Thumbs Down to the 'Emoji House'

By Dave Fratello | August 9th, 2019

According to the all-knowing Google, the "Pink Emoji House" in El Porto is a "tourist attraction."

Ask the neighbors. They'll tell you the same thing. And they are feeling this way about it --> 

In case you've been out of town, or living under a rock, somehow missing the local & international media frenzy, here's the story in brief.

An old El Porto duplex was bought early last year as an investment property. Seeking to maximize return, the owner evidently conducted a brazen series of (illegal) short-term rentals, got reported and paid a $4,000 fine. (Many facts, including the short-term rental matter, come from the first story and definitive opus from the local weekly Easy Reader. See that detailed story here.)

Apparently angry at the neighbors for reporting the illicit rentals and shutting down the little gravy train, the owner ordered the home repainted hot pink with silly-face emojis. The neighbors, for sure, feel directly targeted by the "shut up" message of one emoji, and in at least one case, personally mocked by the features of another.

The damn place has gone viral since.

And that fact may change how the story eventually ends.

Take a few minutes, if you can, to hear directly from the neighbors. Seven appeared before the city council this week to make their case. We found it compelling, and quickly saw how the international snickering about the brassiness of the homeowner is misguided.

(In the "public comments" portion of this week's meeting, the first 13 minutes are all about the Emoji House. Click that link to view the neighbors' comments, and, hopefully, to gain some sympathy.)

You have neighbors saying things like:

- "[our] street is a little micro-neighborhood, and she has just turned it upside down"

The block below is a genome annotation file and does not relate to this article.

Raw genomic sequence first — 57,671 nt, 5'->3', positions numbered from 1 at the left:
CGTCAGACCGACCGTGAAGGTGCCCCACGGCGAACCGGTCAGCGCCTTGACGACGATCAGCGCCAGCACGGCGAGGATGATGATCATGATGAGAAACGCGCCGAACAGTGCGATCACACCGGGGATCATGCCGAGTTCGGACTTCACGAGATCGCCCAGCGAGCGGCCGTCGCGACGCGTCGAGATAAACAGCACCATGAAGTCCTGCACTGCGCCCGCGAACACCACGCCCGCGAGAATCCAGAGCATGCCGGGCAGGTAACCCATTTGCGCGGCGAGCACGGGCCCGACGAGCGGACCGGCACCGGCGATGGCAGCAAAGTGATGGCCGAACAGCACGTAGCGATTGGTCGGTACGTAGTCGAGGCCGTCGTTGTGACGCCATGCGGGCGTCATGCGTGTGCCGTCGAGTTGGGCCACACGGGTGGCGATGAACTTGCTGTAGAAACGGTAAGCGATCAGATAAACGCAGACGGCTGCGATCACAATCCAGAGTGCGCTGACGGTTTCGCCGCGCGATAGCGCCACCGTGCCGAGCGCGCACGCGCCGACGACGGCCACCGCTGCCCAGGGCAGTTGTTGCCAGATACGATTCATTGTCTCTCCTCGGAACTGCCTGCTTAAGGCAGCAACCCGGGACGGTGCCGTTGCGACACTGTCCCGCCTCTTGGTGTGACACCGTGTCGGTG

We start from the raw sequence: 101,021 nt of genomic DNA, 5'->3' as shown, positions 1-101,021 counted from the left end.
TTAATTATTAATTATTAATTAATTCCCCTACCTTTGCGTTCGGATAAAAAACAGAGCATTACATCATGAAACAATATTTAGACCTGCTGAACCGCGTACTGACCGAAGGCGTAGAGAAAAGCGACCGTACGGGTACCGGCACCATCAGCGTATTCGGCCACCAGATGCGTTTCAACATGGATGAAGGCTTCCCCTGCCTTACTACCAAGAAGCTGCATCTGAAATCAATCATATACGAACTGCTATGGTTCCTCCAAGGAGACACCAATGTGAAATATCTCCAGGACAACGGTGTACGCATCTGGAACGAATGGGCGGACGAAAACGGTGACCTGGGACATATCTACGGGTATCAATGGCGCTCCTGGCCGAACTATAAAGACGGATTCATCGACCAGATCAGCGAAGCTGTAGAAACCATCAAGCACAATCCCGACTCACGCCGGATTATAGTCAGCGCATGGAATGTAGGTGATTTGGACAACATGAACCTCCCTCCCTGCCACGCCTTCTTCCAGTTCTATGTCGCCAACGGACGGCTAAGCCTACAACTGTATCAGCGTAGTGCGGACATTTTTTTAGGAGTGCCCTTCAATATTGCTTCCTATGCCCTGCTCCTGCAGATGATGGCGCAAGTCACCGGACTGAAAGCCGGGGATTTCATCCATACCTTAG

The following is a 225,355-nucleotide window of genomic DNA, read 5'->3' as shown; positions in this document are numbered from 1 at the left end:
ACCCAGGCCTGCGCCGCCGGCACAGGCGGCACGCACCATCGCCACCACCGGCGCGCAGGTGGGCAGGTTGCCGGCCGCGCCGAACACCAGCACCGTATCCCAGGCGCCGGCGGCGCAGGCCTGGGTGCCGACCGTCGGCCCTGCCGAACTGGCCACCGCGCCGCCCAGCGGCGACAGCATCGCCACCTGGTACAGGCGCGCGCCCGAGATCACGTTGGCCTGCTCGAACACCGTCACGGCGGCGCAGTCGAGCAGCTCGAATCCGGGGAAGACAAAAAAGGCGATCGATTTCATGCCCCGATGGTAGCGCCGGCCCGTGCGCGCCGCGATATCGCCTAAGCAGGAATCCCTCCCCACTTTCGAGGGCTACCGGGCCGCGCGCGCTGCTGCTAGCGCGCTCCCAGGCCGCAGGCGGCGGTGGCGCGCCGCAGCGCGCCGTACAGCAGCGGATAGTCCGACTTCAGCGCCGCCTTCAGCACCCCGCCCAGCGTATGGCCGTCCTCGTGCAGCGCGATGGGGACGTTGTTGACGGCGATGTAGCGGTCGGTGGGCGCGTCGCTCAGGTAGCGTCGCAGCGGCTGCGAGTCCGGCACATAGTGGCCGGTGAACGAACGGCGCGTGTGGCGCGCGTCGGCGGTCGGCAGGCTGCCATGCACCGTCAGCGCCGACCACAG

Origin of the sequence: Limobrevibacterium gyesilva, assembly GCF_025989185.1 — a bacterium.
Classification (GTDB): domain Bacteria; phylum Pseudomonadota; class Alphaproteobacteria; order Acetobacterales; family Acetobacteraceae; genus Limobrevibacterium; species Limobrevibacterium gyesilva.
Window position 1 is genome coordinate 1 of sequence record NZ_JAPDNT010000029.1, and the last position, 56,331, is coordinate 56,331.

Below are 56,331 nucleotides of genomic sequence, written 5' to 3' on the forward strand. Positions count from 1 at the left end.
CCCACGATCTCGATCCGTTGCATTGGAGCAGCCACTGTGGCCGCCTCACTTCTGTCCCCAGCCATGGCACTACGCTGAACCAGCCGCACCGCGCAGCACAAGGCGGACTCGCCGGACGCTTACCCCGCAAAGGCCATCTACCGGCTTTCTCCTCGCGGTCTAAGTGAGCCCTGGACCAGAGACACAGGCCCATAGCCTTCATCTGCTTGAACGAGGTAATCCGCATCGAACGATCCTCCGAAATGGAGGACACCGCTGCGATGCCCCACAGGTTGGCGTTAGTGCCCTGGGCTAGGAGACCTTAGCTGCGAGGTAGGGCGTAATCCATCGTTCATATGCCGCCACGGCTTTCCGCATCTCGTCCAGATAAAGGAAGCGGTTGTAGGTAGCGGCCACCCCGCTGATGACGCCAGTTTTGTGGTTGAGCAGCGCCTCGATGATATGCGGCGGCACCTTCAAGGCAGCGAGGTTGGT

- "we are flooded with people"

- the paint job is "not only awful, but it's threatening"

- "this degrades our home"

- "this is a damned nuisance"

The property itself was a dilapidated, cobbled-together duplex sporting a 1931 original build date when it was sold in Dec. 2017 for $1.250M.

The property seemed almost beyond repair at the time (we had clients interested who toured), and in fact a developer bought it. But the developer flipped it for $100K more ($1.350M) to the current owner in March 2018. She appears to have "saved" the house by making it habitable, before turning it into a hotel with those illicit short-term rentals.

Well, no one's happy now, except the media glorying in a "funny," quirky story with first-world drama and tension and colorful characters and, sheez, a colorful house. And it may be a story reflective of our times, in which an entitled, in-your-face, I'll-say-whatever-I-want attitude is emboldening people of all stripes. Sometimes it seems like vindictiveness is "in."

But now we're looking ahead toward the endgame. Some day there won't be emojis on the house. How will that change come about?

The initial artwork, and the neighbors' initial reactions, posed one set of questions:

Does a homeowner have the right to just paint "whatever" on their home?

Do neighbors have any right to object? On what basis?

Sad to say, but many people have been down a path like this before, and the homeowner usually wins.

You don't clip the grass? You let the house degrade so it's a complete eyesore? You overload the front yard with Christmas decorations and then don't take them down? You paint it hot pink?!? Or paint a suggestive mural of a bikini-clad young woman on your garage door? A young man? Cover every square inch of the exterior in provocative political signs?

You're going to get away with almost all of those things, and for a long time.

It's hard, and it should be, for a city government to step in and tell a homeowner how they must make a property look.

People who love a uniform look and feel, and strict regulations on such matters, choose to live in housing tracts with byzantine CC&Rs.

Most of us don't, so we're subject to living around others' freedom.

The neighbors have been pushing arguments as to why the ridiculous paint job should not be allowed. They've focused on calling the emojis a "mural," "graffiti" and even a "sign" advertising the "business" of the home as a rental.